The Toronto Star | San Grewal | May 9, 2009
Tatsumi interviewed by The Toronto Star
Tatsumi, 73, who began a comic book revolution, is here for the Toronto Comic Arts Festival. The 'godfather of Gekiga' recalls how he began to take a darker view of life in postwar Japan in the 1950s, while the North American comic scene was still dominated by the youthful appeal of Superman, Barney Google and The Katzenjammer Kids, a Japanese manga artist named Yoshihiro Tatsumi began a comic revolution.
Now 73, the godfather of the Gekiga (dramatic pictures) movement, which later inspired graphic novels, darker comic books and many of the hugely popular manga titles now sold throughout the world, talked to the Star while in town this weekend for the 2009 Toronto Comic Arts Festival.
Q: What led you away from children's manga to create the darker, more adult-themed Gekiga style back in the mid-'50s?
A: In Japan they weren't really making a lot of films at that time, so I watched a lot of European and American films. I pretty much watched everything from overseas. In American films, the bad guy always gets it in the end and justice wins. It was fun to watch American films, but everything was just so good, though. I thought there weren't very many people that could actually live like that.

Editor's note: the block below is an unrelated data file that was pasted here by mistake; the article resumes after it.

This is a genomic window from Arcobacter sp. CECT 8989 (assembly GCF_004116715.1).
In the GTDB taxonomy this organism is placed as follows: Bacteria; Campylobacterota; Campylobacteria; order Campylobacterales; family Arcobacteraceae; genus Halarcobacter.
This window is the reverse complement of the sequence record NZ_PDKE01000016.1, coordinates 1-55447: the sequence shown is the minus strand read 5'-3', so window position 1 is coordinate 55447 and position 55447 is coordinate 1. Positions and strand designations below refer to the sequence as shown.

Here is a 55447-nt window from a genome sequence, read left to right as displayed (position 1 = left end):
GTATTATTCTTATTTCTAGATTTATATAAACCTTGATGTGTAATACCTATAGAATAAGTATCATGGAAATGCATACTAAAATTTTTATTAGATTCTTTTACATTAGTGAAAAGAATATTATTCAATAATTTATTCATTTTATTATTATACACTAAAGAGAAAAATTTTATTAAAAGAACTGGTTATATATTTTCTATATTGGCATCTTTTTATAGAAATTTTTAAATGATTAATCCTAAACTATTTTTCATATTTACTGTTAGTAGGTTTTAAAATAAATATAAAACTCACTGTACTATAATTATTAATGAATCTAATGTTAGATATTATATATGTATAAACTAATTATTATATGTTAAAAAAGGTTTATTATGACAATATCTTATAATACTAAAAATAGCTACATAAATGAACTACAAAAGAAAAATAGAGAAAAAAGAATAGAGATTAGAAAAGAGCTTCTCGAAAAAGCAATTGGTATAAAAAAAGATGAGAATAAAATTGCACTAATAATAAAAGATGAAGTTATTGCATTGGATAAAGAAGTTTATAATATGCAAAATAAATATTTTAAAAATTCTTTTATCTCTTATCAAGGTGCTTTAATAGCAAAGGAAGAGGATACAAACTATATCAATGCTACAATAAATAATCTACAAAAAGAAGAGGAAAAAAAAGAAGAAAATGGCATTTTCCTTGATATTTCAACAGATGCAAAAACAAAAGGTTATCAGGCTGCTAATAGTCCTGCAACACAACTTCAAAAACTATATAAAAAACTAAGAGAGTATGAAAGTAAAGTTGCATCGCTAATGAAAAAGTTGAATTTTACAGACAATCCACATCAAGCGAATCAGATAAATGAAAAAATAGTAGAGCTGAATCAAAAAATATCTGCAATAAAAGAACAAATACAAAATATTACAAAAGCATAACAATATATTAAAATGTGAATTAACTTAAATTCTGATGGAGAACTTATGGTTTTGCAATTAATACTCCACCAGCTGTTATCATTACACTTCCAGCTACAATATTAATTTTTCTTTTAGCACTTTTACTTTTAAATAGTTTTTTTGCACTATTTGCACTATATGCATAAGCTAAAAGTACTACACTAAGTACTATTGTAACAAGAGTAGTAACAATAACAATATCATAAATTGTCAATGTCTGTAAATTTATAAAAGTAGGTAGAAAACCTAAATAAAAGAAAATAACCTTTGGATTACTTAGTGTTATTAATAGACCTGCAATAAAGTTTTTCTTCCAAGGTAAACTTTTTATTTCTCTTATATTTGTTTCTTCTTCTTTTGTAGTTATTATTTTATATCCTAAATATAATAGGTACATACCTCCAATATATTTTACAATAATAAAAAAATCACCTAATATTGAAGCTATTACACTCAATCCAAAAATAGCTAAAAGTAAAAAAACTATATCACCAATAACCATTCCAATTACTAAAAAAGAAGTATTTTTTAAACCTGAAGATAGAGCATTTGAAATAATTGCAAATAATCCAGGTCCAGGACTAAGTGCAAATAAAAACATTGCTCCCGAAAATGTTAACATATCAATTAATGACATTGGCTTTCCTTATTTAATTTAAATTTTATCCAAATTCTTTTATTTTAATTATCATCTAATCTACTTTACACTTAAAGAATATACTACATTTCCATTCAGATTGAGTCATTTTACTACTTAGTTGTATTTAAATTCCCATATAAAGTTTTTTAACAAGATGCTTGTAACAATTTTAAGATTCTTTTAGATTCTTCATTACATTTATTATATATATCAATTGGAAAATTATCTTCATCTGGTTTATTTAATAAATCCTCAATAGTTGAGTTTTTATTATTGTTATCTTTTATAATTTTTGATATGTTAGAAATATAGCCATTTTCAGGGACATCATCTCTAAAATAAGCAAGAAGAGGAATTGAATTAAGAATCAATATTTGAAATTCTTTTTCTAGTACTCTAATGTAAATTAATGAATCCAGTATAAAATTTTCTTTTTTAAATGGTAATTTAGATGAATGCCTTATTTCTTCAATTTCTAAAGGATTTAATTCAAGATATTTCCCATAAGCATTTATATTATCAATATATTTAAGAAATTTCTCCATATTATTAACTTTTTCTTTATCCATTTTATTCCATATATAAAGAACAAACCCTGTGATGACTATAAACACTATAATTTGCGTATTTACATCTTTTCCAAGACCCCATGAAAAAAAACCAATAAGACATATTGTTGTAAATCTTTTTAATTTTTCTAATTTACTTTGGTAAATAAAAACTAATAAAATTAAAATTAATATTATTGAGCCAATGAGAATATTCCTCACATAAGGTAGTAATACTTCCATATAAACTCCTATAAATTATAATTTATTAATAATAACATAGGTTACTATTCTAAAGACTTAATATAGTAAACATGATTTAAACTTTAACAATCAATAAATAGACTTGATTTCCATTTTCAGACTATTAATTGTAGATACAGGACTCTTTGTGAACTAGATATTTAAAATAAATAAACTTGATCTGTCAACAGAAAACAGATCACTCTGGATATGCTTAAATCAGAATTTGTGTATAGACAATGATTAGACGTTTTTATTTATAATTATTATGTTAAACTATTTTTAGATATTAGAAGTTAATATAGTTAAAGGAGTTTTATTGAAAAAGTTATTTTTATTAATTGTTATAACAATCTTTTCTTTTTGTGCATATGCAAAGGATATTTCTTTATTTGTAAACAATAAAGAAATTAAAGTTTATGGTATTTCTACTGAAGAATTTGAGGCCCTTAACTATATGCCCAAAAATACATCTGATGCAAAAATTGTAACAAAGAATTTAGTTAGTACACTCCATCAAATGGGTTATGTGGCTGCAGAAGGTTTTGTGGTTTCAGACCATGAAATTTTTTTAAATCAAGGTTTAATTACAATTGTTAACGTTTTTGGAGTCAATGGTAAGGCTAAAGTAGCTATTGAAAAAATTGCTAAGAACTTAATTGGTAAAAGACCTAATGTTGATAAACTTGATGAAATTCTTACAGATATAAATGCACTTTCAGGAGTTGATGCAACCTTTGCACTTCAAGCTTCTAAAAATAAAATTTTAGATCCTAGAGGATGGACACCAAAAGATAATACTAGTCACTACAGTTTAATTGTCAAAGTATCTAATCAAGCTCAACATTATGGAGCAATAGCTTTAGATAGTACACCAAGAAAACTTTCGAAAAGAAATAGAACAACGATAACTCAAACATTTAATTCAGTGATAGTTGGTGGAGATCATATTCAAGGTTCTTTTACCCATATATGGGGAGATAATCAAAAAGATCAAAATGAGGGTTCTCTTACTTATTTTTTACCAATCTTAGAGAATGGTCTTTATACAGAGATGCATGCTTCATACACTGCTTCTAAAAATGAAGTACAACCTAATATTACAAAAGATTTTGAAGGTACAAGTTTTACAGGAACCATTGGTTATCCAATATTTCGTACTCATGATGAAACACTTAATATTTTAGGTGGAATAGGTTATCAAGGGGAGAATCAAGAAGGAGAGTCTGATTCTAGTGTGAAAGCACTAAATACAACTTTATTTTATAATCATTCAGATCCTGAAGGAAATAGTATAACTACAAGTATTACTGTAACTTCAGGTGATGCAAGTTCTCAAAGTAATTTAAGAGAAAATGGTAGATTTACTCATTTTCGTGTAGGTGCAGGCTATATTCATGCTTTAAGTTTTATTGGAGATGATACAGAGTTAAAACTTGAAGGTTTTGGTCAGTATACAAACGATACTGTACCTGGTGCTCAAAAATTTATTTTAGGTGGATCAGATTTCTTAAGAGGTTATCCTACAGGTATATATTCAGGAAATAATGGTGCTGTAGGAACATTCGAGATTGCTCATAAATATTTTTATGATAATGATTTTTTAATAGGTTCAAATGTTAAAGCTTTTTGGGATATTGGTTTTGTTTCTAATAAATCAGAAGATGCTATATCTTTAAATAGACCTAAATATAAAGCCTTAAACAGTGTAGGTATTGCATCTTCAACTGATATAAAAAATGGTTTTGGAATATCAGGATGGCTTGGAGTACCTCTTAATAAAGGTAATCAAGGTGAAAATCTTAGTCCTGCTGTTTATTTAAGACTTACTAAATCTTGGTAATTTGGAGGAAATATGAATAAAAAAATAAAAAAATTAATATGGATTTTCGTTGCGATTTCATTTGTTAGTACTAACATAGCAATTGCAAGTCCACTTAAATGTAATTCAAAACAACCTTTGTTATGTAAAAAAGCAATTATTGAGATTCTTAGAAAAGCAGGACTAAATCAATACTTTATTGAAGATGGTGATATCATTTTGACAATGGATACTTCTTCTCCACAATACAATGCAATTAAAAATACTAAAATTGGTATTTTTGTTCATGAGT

In European films, the bad guy wins and justice loses out. That's when I started creating manga, where sometimes the bad wins and the good loses.
Q: What effect did the war with America have on your work?
A: Life wasn't easy, not even 10 years after the war had ended. The citizens were really poor. The majority of Japanese didn't really have proper jobs. Gekiga was an expression of all that, of what it means to be a human being, the joy and the sadness.
Q: How did people in Japan react to your first few Gekiga-style manga books?
A: They definitely had a response. It was unlike any manga up until that period. Back then there was the idea that manga was something that had a good influence on children, so we were condemned by some. Parents were asking what was this that their children brought home. But it was very popular.
Then, until recently, many young people in Japan became more rah-rah, like in America.
But now the mood is darker again. The young, the old, the salary man, most people in Japan don't have a lot of hope for the future.
Q: While in Toronto you will debut the English edition of your 840-page masterwork about your career, A Drifting Life. How do you feel about being commonly referred to as the godfather of adult-styled comics?
A: I don't know about godfather, maybe grandfather. Once it was just father. I don't think I've had that big of an influence. Manga is too big, there are so many choices, genres. Manga has penetrated everything: movies, books, TV, everything.
Yoshihiro Tatsumi appeared last night at a Toronto Comic Arts Festival reception at Harbourfront Centre's Brigantine Room. He appears over the weekend at festival events at the Toronto Reference Library, 789 Yonge St. For more info, call 416-533-9168 or go to torontocomics.com.